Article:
I knew we would be heading into the deep woods of Idaho, but I didn’t think about how scenic the drive would be. Each town we passed grew smaller in population, but more visually striking and vaster in land. The back-mountain roads were laced with miles of snow-covered trees and seemingly endless hillsides. We pass a practically empty cemetery atop a lonely hill in the town just outside of our destination. A family is gathered around the only headstone in sight mourning the loss of a loved one. As we’re the only cars passing through, they glare at us crossly as if our presence was disturbing their private ceremony. Finally, we pass the town sign reading Elk River. Pulling in, our mouths were agape at the school hanging over the town at the top of the hill. Some windows smashed, doors beat in, and grounds ultimately trashed. What surprised me the most was the lack of ‘No Trespassing’ signs that are usually posted all around these places. But hey, I’m not complaining at an enter at your own risk situation. Before we could even chat for a second, Sarah had her camera out making her way around the building exterior. Without hesitation, I make my way towards the back entrance. “Wait,” McKenzie says. We all stop and gather around a pitiful plot marked by torn crime scene tape, a memorial for Catherine Walker written on a paper plate, and two wooden stakes in the form of a cross. “Wasn’t she found just last week?” McKenzie asks. “I know she’s been dead for a few decades, but damn…she’s already forgotten again.” Sarah adds. We all sit in an unexpected moment of silence as the frigid air moves up the back of our necks. In a way, I think we all were reminded at that moment to appreciate our lives just a bit more. “It’s cold, can we- “. Copper smacks Gawk. “Ow, Copper. What the fuck?” “Ruined a moment Gawk…now this little girl can’t rest in peace.” Copper teases walking back towards the back entrance. “Hey, I didn’t fucking kill her.” Gawk shouts following Copper. Sarah and McKenzie laugh at Gawk as they head to the front entrance. Oddly wallowing at this poor young girls’ demise, I stay there a moment sipping my holiday season beverage of depression and loneliness. “You alright?” Copper states in a consoling tone. “Yeah…yeah, I’m good. I thought you went inside.” I reply lighting a cigarette while wiping a tear or two on my jacket. “Gawk and I were waiting for you. Let’s go fuck with the dead!” He eggs on smiling as he runs back.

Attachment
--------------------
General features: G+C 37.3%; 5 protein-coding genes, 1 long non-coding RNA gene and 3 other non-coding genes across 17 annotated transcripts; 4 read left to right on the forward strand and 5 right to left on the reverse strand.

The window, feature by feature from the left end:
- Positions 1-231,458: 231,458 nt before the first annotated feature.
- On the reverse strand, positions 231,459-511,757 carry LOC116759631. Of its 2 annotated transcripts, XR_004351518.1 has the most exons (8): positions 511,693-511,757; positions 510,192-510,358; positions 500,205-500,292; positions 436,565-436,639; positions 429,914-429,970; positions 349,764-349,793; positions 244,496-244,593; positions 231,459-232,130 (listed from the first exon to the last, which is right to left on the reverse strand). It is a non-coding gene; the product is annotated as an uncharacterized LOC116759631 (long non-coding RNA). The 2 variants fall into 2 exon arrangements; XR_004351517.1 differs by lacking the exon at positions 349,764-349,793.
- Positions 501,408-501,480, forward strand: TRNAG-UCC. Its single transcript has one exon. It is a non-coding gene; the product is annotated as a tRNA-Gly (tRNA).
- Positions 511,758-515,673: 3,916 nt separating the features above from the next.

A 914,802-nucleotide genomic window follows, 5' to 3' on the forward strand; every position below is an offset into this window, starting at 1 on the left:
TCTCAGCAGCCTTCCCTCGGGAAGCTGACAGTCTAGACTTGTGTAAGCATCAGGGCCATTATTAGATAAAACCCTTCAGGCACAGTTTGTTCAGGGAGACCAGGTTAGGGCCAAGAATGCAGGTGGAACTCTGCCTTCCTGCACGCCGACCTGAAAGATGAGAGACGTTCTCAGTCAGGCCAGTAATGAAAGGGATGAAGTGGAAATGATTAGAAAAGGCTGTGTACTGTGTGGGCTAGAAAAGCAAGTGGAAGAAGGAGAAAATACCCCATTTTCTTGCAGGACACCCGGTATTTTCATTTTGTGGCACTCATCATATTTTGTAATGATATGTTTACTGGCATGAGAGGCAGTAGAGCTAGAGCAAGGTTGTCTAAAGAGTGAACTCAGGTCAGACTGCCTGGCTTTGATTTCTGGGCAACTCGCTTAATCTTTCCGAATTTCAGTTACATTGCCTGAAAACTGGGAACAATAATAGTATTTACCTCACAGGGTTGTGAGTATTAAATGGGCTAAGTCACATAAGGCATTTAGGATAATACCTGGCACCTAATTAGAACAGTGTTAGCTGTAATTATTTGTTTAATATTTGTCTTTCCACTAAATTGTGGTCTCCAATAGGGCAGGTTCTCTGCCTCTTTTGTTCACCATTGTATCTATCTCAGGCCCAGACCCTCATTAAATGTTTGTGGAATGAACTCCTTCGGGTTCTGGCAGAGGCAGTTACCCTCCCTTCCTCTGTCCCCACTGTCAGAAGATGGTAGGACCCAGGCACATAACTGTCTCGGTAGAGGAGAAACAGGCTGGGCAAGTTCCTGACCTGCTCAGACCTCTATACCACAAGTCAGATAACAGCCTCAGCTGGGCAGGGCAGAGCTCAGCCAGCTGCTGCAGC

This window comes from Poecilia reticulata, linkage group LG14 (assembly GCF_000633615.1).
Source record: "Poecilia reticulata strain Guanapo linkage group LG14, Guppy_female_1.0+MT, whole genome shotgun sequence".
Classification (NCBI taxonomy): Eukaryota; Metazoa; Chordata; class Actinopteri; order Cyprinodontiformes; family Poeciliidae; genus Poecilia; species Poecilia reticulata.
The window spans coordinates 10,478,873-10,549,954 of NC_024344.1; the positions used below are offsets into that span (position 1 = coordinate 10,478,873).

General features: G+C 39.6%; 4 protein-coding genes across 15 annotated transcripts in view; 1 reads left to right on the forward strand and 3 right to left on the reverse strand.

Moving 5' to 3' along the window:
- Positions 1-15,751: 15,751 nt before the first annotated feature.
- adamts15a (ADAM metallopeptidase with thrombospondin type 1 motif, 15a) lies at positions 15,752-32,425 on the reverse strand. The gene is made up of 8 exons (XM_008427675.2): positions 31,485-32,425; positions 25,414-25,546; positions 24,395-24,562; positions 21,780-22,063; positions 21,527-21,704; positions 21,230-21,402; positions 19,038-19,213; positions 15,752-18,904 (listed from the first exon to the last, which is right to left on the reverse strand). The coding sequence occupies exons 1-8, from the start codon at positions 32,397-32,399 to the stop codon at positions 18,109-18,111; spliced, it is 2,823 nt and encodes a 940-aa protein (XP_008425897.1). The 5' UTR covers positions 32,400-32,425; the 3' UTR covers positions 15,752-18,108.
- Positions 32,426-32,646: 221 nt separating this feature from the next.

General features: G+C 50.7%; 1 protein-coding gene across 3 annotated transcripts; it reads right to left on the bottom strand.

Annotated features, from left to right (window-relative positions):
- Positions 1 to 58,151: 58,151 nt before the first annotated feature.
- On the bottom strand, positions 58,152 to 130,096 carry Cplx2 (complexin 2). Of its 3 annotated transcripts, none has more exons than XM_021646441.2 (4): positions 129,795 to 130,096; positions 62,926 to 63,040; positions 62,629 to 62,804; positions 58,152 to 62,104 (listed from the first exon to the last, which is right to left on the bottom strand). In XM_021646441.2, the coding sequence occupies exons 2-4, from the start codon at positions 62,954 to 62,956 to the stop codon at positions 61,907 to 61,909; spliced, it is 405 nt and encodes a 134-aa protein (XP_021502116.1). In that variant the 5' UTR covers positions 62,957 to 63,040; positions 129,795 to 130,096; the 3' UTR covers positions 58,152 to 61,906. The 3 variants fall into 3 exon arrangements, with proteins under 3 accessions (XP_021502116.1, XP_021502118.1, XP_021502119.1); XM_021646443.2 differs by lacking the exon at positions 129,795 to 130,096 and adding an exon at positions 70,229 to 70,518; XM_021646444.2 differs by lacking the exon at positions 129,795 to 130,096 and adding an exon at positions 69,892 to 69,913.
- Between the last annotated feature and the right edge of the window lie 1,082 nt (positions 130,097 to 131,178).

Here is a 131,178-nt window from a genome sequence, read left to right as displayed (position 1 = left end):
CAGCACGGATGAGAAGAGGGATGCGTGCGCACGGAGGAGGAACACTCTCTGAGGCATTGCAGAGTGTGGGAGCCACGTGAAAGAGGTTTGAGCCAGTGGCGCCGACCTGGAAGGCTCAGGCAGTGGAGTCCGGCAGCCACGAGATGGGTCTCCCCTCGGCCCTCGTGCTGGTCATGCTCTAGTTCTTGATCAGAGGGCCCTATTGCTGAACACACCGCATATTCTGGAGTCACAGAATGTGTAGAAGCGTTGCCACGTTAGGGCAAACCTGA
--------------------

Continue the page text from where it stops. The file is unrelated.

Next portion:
Entering through the back we believe we may be in either the storage or cafeteria. Two totally different rooms…I know. It’s difficult to tell with the amount of damage around us. Long, bench style lunch tables are folded against the walls. With a variety of different trash items, mold, and mysterious puddles of murky liquid scattered around the floors, we begin to search for higher ground. I don’t know where you grew up, but I think it would be quite odd to go to a school that serves grades K-12. One school. Every grade. Even in its hay day, that’s still a tiny town. Making our way to the front, Sarah and McKenzie avoid stepping on the shattered glass from the broken entrance doors. A vintage vacuum stands ironically next to the thousands of sharp pieces. With a classroom to each side, we begin to explore as a unit. The shrill carpets are torn from the floors, some windows covered, and the inside walls lined with classic green chalkboards. I begin searching the drawers of the only desk in the room. Gawk stands awkwardly close to the exit as Sarah and McKenzie’s eyes are drawn to the view of their cameras. Copper sifts through a few bookshelves finding nothing but dust, empty beer bottles, and makeshift ashtrays. Emptying the drawers, I only find the remnants of mice nests. Ready to move on I head to the adjacent classroom. The same setup, just a little less run down. I stare at the chalkboard where someone has written “Go to the BELL TOWER” in fresh white chalk across the center. “Hey guys, get in here!” I shout. “Was that there when we came in?” Gawk states a little uncomfortable. “Joseph, what the fuck man?” Copper questions. “Guys, it wasn’t me!” I express attempting to defend my point. “Alright, then let’s go to the bell tower.” Copper grumbles as he walks back towards the main entrance. “I feel like that was already on our fuckin’ agenda assholes,” I add walking with them. We begin to ascend the massive stairwell. “Gawk, where are you going?” Copper asks noticing he’s walking towards the back entrance. “I got to go to the bathroom. You got a flashlight?” Gawk inquires. We all laugh heading back down near the poorly marked restroom. “I’ll go with you, you know I always have to piss,” I add. I’ve explored endless abandoned buildings, but this bathroom didn’t smell half as bad as most. Usually, there’s some sunlight shining through, but on the first floor, I understand why there wouldn’t be a window. A few urinals, two stalls, an elongated mirror, and for some odd a reason a shower made up this restroom. Trying to stay as far back from the urinal as possible, I take aim and begin to pee. As soon as I noticed Gawk isn’t at another urinal, I hear his stream hit an empty porcelain bowl. “Are you using the stall?” I ask questioning his choices. “Yeah…I can’t pee with people watching.” He returns. “I mean…I would’ve just let you go first-” “BOO!” Copper screams in my ear as I fall to the floor. “Fuck man! What the hell?” “Found your chalk boogeyman.” He spouts proudly throwing a piece of white chalk at me. Sarah and McKenzie enter. “You guys done jerking each other off in here? There’s so much more to see in this place.” Sarah mocks. “Whoa.” She audibly admires the huge mirror behind her. “Let’s get a picture of us all,” McKenzie adds. “Gawk! Put your dick away and come take a picture with us!” Copper laughs to himself. “It’s not flushing.” Gawk replies as we all facepalm. “Just…just get out here.” I end. Staring at the mirror we admire this moment. The Sunday Crew. A combination of fun and fucked up make for one dysfunctional family photo.